A generator installed recently outside the Mount Vernon Community Center at 2 North Road has prompted questions about whether the town is breaking rules it fought to enforce, taking the matter all the way to the Maine Supreme Judicial Court. Ashley Allen/Kennebec Journal

MOUNT VERNON — Five years after a local couple were fined and ordered to remove a generator they installed too close to Minnehonk Lake in Mount Vernon, town officials have placed a generator even closer to the water near the banks of the same lake.

The generator, which was installed in mid-June outside the Mount Vernon Community Center at 2 North Road, has raised questions among residents about whether the town is breaking rules it fought to enforce, taking the matter all the way to the Maine Supreme Judicial Court.

Code Enforcement Officer Bill Butler said the center’s generator is not violating Mount Vernon’s land use ordinance.

The policy requires structures near a lake, pond or river be set back at least 100 feet from the normal high-water mark. The restrictions, put in place in 1995, are designed to protect wetlands and aquatic life, preserve views of the water and limit the damage flooding and erosion could cause.

Some properties, however, are entirely within the 100-foot line, including the community center and 14 Main St., where the couple had to remove its generator.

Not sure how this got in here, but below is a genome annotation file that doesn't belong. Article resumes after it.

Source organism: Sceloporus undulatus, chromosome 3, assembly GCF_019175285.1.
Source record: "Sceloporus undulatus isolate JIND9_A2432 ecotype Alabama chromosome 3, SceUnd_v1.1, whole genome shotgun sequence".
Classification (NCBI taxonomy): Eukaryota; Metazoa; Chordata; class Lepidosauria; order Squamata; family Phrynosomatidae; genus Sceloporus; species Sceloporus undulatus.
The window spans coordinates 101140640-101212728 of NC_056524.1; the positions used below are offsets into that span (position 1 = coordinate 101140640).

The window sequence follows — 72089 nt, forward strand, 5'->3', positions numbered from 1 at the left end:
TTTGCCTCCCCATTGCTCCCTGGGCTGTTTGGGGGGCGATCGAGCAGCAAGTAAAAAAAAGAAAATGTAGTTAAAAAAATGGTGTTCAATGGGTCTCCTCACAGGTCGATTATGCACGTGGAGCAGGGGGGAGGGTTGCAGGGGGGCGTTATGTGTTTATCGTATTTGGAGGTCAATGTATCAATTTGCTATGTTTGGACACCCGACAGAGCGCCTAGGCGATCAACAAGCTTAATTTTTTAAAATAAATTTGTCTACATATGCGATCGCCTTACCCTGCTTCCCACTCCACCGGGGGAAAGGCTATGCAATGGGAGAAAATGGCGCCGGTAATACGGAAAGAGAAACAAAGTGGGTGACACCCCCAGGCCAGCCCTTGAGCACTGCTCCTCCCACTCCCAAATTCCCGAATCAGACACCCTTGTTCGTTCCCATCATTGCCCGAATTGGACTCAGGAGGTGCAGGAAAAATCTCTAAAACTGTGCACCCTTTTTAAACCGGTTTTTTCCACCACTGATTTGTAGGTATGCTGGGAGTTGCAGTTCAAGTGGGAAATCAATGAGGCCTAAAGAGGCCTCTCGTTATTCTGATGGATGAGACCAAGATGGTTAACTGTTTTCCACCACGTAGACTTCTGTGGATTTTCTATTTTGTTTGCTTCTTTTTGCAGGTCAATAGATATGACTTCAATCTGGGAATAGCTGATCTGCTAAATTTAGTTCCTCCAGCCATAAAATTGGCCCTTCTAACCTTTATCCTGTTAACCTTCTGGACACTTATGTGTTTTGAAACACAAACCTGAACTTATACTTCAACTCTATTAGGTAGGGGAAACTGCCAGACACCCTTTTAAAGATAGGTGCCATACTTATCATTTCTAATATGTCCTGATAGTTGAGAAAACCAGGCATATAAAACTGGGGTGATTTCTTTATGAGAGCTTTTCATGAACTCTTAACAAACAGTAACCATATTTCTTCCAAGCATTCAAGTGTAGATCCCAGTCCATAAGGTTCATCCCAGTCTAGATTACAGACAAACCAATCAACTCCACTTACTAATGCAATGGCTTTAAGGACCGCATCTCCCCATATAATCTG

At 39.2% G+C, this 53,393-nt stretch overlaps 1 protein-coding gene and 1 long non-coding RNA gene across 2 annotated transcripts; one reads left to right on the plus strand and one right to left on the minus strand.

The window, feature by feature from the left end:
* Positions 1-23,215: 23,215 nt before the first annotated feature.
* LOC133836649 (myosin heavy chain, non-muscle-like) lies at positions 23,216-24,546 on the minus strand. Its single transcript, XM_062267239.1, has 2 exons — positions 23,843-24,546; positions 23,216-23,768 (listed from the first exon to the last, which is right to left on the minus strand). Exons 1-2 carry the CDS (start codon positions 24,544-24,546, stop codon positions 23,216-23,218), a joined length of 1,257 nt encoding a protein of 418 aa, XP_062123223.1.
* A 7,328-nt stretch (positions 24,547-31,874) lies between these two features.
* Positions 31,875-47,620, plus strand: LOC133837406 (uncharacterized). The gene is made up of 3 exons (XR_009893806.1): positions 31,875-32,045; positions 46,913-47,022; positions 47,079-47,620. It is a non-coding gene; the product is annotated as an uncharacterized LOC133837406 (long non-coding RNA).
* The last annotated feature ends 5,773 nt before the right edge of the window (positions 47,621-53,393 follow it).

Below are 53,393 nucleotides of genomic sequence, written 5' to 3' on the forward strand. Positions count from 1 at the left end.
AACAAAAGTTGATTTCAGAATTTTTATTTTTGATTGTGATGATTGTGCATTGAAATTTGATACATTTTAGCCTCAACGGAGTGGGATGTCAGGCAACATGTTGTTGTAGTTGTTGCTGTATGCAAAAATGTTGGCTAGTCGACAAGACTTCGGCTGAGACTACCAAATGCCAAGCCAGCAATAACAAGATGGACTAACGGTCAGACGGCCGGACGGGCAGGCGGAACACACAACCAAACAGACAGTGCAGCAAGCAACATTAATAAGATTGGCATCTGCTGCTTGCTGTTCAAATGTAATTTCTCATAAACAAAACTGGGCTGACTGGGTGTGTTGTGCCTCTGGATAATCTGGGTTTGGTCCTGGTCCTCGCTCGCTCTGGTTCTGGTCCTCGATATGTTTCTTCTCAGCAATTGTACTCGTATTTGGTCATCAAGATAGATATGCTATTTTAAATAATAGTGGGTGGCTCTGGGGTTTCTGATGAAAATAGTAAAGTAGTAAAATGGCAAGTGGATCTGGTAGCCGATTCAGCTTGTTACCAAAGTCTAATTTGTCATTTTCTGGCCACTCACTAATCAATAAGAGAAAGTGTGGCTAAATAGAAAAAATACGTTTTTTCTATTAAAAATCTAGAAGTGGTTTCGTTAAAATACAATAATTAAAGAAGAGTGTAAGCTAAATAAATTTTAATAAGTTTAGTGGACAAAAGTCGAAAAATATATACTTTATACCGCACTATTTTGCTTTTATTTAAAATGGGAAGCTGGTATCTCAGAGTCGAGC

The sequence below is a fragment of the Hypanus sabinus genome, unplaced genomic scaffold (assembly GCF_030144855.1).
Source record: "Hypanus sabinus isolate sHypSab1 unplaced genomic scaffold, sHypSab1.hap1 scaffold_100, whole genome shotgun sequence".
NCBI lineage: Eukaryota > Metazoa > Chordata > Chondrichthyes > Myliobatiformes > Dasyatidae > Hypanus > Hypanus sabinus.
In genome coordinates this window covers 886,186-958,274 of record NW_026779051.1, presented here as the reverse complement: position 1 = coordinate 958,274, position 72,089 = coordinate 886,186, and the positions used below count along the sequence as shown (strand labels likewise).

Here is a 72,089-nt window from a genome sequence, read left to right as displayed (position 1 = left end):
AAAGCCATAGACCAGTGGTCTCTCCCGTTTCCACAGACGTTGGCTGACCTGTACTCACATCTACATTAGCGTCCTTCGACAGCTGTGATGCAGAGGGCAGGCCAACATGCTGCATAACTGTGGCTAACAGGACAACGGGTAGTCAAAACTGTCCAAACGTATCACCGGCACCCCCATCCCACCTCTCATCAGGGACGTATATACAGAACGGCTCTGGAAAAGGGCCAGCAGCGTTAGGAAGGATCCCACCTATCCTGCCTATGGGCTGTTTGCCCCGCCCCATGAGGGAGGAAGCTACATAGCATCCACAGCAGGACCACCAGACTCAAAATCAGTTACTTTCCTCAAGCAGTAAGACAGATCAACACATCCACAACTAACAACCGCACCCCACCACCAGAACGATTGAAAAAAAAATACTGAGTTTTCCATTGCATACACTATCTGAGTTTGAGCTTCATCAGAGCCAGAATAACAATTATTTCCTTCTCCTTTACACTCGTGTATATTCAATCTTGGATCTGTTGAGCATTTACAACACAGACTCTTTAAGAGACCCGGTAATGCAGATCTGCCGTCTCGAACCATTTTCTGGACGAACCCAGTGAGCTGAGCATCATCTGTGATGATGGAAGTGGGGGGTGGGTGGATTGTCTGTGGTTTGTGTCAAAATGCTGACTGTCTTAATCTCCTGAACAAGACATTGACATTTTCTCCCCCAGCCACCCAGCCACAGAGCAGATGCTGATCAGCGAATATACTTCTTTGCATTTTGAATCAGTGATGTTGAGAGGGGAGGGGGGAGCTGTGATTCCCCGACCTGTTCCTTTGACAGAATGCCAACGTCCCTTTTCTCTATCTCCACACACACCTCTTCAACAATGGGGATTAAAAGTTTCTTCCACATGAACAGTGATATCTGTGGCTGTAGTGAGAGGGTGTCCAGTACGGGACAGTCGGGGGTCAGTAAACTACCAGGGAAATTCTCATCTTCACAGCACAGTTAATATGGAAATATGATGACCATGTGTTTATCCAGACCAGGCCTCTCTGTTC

In these cases, Butler said, officials have to consider where the principal structure — in this case, the community center — is in relation to the accessory structure, which is the generator.


“The rule of thumb is when you are in the limited residential district of the shoreland zone, you want to make sure that your accessory structure, which is a part of the principal structure, is no closer than the principal structure,” said Butler, who was named code enforcement officer in May 2021.

In simpler terms, if a house is within 80 feet of the high-water mark, for instance, a generator cannot be closer than that.

A Kohler generator was installed recently to provide power to heat and cool the Mount Vernon Community Center during emergencies. Code Enforcement Officer Bill Butler says the generator complies with the town’s land use ordinance because it is farther from Minnehonk Lake than the community center. Ashley Allen/Kennebec Journal

The couple’s generator was closer to the water than their house, Butler said after reviewing the file. They were also missing a building permit required before installing a structure.

That is not the case with the community center.

“I have done this for a long time, and I can tell you unequivocally that the fact that the generator is less than 100 feet is not the issue, but it’s the accessory structure attached to a building, and if it is closer than the building itself,” Butler said.

The Mount Vernon Select Board voted to install the generator two years ago, according to Chair Bob Grenier. Residents also voted on it during an annual Town Meeting.

The generator was installed June 16 at the community center, and is meant to provide power needed to heat or cool the building during emergencies.

The owners of 14 Main St. who were involved in the lawsuit said they were unaware of the town’s generator but declined to comment.

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